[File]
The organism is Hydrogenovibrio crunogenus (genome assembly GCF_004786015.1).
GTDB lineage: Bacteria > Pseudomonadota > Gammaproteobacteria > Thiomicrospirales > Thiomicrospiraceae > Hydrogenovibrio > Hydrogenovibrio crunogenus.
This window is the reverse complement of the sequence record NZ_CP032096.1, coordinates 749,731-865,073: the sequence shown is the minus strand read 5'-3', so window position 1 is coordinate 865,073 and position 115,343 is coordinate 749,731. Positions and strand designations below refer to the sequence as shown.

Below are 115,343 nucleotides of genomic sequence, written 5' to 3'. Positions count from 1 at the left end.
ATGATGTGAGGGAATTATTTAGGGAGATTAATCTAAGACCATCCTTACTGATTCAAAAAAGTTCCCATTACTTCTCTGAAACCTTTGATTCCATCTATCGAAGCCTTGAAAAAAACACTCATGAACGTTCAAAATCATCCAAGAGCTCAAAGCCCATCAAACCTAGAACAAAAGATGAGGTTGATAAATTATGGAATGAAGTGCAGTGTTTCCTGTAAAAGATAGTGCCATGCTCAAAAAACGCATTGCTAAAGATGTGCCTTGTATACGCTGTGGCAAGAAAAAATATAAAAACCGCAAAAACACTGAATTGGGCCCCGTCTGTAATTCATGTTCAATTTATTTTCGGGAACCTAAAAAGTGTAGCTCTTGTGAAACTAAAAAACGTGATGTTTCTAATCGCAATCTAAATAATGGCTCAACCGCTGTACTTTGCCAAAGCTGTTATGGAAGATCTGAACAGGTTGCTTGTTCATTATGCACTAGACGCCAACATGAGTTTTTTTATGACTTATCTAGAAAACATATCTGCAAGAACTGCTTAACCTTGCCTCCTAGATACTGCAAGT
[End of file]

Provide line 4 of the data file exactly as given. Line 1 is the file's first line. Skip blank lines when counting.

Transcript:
Below are 115,343 nucleotides of genomic sequence, written 5' to 3'. Positions count from 1 at the left end.